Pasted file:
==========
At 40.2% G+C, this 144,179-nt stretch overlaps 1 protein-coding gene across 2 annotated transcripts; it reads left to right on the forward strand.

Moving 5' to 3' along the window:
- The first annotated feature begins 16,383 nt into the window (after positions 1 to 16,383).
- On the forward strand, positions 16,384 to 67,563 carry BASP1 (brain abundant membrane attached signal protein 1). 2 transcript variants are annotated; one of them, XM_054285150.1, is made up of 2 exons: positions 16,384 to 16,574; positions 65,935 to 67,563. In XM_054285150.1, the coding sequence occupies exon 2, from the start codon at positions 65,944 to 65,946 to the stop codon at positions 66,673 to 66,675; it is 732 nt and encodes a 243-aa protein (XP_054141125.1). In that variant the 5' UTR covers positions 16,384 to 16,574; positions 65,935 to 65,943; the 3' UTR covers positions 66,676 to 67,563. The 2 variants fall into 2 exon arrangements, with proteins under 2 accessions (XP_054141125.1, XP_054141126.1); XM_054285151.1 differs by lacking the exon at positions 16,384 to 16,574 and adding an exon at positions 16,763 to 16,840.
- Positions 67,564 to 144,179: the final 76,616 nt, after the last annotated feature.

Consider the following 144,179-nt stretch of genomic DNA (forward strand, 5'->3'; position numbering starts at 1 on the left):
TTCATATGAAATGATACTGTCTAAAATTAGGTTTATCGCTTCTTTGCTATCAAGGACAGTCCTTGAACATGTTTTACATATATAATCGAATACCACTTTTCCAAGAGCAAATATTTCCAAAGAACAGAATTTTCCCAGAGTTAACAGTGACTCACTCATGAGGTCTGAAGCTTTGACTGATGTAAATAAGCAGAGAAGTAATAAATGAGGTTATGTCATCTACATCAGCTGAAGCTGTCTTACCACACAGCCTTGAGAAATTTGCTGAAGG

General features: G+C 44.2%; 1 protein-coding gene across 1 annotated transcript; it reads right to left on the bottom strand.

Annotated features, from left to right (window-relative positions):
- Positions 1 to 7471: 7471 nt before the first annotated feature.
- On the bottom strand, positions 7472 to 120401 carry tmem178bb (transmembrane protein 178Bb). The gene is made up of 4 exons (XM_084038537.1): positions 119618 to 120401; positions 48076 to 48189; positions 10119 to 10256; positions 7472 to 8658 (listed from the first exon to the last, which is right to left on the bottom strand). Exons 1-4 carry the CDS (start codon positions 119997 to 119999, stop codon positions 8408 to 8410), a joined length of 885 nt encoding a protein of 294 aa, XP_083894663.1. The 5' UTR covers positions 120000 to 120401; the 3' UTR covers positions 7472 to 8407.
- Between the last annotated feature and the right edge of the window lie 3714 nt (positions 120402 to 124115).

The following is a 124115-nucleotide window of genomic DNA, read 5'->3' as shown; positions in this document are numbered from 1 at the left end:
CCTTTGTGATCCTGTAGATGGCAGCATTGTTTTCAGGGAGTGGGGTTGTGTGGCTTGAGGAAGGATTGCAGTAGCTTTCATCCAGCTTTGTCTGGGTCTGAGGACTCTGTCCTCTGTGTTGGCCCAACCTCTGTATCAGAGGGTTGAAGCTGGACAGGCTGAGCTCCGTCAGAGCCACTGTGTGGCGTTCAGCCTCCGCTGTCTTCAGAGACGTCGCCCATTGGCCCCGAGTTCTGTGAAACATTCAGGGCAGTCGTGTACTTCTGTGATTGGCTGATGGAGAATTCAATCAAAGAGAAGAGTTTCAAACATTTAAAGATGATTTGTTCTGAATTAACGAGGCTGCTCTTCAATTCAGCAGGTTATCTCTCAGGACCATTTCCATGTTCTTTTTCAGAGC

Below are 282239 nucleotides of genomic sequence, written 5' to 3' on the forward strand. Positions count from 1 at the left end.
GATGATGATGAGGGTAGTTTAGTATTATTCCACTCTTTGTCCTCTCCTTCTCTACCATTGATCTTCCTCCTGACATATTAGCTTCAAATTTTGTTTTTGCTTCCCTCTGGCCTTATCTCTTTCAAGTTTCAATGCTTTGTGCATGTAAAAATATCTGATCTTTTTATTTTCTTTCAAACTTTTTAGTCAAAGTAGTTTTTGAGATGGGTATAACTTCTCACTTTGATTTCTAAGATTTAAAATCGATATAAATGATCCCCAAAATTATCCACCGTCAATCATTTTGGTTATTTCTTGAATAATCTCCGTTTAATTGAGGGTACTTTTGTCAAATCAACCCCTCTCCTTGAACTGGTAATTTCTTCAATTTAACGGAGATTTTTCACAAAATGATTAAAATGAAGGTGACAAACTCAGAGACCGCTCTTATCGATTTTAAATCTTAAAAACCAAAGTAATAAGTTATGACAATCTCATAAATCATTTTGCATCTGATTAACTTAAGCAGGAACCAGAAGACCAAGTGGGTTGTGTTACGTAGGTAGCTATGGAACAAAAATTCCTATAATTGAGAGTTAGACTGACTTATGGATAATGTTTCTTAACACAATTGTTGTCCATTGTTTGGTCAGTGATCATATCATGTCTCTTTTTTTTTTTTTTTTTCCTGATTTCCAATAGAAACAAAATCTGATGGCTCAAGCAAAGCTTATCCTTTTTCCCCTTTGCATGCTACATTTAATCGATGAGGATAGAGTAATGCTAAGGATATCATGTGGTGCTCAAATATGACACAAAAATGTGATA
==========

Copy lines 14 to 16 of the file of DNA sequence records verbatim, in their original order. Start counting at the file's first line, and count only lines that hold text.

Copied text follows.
CCTTTGTGATCCTGTAGATGGCAGCATTGTTTTCAGGGAGTGGGGTTGTGTGGCTTGAGGAAGGATTGCAGTAGCTTTCATCCAGCTTTGTCTGGGTCTGAGGACTCTGTCCTCTGTGTTGGCCCAACCTCTGTATCAGAGGGTTGAAGCTGGACAGGCTGAGCTCCGTCAGAGCCACTGTGTGGCGTTCAGCCTCCGCTGTCTTCAGAGACGTCGCCCATTGGCCCCGAGTTCTGTGAAACATTCAGGGCAGTCGTGTACTTCTGTGATTGGCTGATGGAGAATTCAATCAAAGAGAAGAGTTTCAAACATTTAAAGATGATTTGTTCTGAATTAACGAGGCTGCTCTTCAATTCAGCAGGTTATCTCTCAGGACCATTTCCATGTTCTTTTTCAGAGC

Below are 282239 nucleotides of genomic sequence, written 5' to 3' on the forward strand. Positions count from 1 at the left end.
GATGATGATGAGGGTAGTTTAGTATTATTCCACTCTTTGTCCTCTCCTTCTCTACCATTGATCTTCCTCCTGACATATTAGCTTCAAATTTTGTTTTTGCTTCCCTCTGGCCTTATCTCTTTCAAGTTTCAATGCTTTGTGCATGTAAAAATATCTGATCTTTTTATTTTCTTTCAAACTTTTTAGTCAAAGTAGTTTTTGAGATGGGTATAACTTCTCACTTTGATTTCTAAGATTTAAAATCGATATAAATGATCCCCAAAATTATCCACCGTCAATCATTTTGGTTATTTCTTGAATAATCTCCGTTTAATTGAGGGTACTTTTGTCAAATCAACCCCTCTCCTTGAACTGGTAATTTCTTCAATTTAACGGAGATTTTTCACAAAATGATTAAAATGAAGGTGACAAACTCAGAGACCGCTCTTATCGATTTTAAATCTTAAAAACCAAAGTAATAAGTTATGACAATCTCATAAATCATTTTGCATCTGATTAACTTAAGCAGGAACCAGAAGACCAAGTGGGTTGTGTTACGTAGGTAGCTATGGAACAAAAATTCCTATAATTGAGAGTTAGACTGACTTATGGATAATGTTTCTTAACACAATTGTTGTCCATTGTTTGGTCAGTGATCATATCATGTCTCTTTTTTTTTTTTTTTTTCCTGATTTCCAATAGAAACAAAATCTGATGGCTCAAGCAAAGCTTATCCTTTTTCCCCTTTGCATGCTACATTTAATCGATGAGGATAGAGTAATGCTAAGGATATCATGTGGTGCTCAAATATGACACAAAAATGTGATA